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Proc Natl Acad Sci U S A. 1999 Feb 16;96(4):1536-40.

T cell receptor gene deletion circles identify recent thymic emigrants in the peripheral T cell pool.

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Division of Developmental and Clinical Immunology, University of Alabama at Birmingham, Birmingham, AL 35294-3300, USA.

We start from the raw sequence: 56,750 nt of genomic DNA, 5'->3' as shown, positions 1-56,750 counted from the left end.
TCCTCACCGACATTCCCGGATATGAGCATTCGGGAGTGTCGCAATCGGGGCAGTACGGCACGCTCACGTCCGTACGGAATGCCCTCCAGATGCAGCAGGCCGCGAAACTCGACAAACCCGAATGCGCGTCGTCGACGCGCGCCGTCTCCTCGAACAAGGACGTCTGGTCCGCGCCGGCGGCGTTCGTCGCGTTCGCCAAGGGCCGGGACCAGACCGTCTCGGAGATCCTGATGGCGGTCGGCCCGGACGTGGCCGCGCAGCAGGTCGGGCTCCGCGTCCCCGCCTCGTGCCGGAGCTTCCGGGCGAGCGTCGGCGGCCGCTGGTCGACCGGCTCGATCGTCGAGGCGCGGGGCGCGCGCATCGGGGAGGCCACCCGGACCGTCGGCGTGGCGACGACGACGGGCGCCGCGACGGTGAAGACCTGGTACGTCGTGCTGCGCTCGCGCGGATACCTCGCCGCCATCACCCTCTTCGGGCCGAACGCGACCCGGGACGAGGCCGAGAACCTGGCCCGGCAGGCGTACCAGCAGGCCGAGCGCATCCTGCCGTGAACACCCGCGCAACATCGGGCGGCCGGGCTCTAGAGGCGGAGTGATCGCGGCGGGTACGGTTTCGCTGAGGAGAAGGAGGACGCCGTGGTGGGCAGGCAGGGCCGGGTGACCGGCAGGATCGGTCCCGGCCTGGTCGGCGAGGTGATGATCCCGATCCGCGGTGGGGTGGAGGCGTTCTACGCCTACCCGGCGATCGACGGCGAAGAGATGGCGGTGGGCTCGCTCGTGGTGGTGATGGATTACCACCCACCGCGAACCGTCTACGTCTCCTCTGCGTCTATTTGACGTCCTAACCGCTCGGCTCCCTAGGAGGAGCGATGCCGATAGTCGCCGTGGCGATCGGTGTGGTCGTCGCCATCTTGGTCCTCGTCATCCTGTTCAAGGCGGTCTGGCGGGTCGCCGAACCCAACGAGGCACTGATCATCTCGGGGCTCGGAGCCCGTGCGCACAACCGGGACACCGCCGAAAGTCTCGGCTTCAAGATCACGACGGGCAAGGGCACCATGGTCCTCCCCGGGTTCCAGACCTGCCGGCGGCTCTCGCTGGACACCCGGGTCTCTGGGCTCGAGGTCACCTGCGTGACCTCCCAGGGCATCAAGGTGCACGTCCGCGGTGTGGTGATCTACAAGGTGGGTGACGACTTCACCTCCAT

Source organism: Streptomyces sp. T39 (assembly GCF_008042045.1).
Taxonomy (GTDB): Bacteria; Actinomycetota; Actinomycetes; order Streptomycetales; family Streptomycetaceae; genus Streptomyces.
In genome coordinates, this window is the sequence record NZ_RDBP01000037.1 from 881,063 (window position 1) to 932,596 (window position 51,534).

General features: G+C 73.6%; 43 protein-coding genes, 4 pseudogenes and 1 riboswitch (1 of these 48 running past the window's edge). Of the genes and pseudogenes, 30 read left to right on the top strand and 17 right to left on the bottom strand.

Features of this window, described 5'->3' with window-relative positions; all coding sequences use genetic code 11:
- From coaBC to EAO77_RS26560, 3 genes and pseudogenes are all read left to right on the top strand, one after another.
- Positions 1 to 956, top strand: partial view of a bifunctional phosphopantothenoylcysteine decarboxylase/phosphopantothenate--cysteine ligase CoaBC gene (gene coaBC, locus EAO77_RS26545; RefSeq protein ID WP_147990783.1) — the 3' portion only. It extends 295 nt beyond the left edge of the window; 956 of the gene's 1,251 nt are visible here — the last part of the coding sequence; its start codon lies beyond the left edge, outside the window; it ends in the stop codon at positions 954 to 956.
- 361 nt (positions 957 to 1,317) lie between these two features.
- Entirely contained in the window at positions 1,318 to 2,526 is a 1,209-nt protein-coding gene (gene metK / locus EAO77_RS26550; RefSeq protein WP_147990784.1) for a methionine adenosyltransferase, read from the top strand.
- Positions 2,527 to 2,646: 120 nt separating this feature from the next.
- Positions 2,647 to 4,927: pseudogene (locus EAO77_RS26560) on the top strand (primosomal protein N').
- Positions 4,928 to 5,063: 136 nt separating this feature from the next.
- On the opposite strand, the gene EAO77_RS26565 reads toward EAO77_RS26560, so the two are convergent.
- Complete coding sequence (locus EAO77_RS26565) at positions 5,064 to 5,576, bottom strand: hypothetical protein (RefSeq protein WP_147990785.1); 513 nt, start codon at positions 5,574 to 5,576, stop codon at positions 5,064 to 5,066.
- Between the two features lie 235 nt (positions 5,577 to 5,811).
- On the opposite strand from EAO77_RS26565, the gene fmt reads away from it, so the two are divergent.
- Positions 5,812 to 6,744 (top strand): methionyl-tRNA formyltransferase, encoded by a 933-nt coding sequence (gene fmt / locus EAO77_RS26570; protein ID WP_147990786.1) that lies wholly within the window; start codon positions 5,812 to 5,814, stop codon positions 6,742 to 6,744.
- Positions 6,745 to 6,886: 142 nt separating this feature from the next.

Progenitor cells undergo T cell receptor (TCR) gene rearrangements during their intrathymic differentiation to become T cells. Rearrangements of the variable (V), diversity (D), and joining (J) segments of the TCR genes result in deletion of the intervening chromosomal DNA and the formation of circular episomes as a byproduct. Detection of these extrachromosomal excision circles in T cells located in the peripheral lymphoid tissues has been viewed as evidence for the existence of extrathymic T cell generation. Because all of the T cells in chickens apparently are generated in the thymus, we have employed this avian model to determine the fate of the V(D)J deletion circles. In normal animals we identified TCR Vgamma-Jgamma and Vbeta-Dbeta deletion circles in the blood, spleen, and intestines, as well as in the thymus. Thymectomy resulted in the gradual loss of these DNA deletion circles in all of the peripheral lymphoid tissues. A quantitative PCR analysis of Vgamma1-Jgamma1 and Vbeta1-Dbeta deletion circles in splenic gamma delta and Vbeta1(+) alphabeta T cells indicated that their numbers progressively decline after thymectomy with a half-life of approximately 2 weeks. Although TCR deletion circles therefore cannot be regarded as reliable indicators of in situ V(D)J rearrangement, measuring their levels in peripheral T cell samples can provide a valuable index of newly generated T cells entering the T cell pool.

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